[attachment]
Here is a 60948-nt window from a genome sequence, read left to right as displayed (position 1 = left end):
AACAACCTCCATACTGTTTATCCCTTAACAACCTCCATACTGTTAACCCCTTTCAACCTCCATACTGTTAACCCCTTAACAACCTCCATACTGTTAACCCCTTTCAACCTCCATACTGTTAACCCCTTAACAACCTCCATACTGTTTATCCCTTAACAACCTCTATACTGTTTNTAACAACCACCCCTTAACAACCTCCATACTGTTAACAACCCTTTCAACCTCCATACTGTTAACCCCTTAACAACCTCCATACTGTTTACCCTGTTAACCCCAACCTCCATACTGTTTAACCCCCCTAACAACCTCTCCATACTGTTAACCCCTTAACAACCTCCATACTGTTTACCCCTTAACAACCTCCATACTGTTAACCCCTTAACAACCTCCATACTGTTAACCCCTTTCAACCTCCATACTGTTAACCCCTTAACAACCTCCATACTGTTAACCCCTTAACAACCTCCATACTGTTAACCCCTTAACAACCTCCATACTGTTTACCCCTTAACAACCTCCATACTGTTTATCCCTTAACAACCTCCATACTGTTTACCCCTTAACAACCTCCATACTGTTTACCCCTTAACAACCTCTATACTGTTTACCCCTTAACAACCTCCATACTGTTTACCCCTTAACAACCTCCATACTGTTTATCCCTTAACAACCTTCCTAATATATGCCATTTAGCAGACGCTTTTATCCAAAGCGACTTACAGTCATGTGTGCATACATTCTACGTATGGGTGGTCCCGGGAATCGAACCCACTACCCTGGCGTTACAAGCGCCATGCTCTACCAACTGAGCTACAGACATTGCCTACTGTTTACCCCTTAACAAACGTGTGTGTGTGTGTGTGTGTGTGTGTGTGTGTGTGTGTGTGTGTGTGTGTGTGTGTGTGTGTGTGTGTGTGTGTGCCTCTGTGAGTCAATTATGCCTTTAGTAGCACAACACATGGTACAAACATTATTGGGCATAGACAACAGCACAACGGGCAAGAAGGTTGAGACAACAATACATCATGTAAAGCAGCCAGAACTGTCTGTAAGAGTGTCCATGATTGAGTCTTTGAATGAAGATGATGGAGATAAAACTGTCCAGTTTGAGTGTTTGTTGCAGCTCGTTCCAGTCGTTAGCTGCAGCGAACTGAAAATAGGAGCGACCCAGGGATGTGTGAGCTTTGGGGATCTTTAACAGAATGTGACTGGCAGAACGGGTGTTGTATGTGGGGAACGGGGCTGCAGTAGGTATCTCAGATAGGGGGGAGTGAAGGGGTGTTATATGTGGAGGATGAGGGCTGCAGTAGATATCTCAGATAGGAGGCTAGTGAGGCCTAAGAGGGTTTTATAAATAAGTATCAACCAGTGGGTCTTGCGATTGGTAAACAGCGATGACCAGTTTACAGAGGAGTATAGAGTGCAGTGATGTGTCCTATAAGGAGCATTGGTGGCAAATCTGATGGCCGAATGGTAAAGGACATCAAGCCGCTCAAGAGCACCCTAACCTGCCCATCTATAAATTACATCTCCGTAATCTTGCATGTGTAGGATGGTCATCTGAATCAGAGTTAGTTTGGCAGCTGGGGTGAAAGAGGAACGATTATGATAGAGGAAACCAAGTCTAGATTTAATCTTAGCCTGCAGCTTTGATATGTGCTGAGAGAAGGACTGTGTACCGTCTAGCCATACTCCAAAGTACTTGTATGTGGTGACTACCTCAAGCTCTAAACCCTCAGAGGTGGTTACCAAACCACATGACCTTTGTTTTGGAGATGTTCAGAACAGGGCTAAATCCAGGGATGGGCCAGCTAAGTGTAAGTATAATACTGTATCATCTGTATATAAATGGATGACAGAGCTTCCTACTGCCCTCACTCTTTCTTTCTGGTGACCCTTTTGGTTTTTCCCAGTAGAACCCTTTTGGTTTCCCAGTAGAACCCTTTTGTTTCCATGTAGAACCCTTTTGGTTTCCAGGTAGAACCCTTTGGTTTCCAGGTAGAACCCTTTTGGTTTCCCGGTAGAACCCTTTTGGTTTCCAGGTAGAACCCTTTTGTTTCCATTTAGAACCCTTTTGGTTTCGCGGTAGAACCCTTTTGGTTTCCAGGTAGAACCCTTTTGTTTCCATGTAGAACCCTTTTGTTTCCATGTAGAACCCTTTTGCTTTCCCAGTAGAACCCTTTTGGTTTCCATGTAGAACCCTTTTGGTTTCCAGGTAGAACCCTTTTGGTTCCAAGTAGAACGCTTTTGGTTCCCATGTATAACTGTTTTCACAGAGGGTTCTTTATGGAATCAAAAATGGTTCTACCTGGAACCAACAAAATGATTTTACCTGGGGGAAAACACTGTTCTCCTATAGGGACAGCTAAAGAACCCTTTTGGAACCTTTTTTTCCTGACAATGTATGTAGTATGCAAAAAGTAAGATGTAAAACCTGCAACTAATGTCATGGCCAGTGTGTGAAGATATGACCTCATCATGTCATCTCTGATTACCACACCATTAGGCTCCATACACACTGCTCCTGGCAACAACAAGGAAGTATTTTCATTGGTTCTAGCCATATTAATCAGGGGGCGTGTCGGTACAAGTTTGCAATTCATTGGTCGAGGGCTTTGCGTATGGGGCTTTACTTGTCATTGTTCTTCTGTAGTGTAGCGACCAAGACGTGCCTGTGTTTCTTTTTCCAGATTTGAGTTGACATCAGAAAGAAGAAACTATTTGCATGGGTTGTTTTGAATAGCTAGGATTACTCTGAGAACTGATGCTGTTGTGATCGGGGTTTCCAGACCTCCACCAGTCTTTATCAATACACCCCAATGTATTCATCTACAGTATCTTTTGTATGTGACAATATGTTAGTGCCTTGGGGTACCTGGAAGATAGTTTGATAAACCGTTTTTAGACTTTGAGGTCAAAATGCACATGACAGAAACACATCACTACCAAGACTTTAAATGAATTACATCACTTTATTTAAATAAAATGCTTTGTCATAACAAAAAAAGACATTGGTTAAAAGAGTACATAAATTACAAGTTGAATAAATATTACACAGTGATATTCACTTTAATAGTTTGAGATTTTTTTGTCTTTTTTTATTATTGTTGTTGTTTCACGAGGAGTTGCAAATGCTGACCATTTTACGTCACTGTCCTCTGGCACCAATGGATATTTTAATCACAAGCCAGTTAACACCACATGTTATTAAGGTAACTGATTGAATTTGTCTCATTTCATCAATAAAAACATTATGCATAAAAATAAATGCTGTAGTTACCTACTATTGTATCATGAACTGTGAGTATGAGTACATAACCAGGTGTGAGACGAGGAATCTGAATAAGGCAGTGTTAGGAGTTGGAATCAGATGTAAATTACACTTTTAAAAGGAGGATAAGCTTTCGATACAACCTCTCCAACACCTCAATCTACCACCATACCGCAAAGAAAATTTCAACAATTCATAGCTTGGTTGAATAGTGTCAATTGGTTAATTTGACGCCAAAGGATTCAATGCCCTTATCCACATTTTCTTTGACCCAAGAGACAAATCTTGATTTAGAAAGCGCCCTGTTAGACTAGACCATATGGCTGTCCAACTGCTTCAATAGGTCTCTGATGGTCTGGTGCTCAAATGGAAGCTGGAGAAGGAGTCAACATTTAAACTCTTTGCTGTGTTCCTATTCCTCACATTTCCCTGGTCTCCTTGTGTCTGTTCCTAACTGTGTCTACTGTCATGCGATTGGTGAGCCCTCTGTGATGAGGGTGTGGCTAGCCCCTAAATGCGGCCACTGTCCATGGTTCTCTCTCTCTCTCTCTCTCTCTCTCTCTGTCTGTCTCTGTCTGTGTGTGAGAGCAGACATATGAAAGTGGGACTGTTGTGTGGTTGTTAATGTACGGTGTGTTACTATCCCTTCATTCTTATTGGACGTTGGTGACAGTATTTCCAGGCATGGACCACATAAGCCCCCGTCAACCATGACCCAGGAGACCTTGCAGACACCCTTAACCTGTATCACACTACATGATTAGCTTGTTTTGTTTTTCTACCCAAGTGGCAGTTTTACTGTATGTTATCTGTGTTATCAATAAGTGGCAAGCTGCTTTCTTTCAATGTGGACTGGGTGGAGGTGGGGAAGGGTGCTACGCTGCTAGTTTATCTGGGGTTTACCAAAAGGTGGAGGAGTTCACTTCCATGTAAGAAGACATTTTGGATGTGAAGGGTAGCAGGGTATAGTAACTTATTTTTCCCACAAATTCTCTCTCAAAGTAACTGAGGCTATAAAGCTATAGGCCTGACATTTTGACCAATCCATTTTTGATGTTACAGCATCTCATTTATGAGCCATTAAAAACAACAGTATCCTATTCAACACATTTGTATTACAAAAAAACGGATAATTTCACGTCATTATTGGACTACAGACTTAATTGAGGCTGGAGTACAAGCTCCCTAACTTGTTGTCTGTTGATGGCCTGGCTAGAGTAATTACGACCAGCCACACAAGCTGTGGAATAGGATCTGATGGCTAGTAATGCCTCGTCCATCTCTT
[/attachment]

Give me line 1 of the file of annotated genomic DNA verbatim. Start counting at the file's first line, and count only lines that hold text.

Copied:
Here is a 60948-nt window from a genome sequence, read left to right as displayed (position 1 = left end):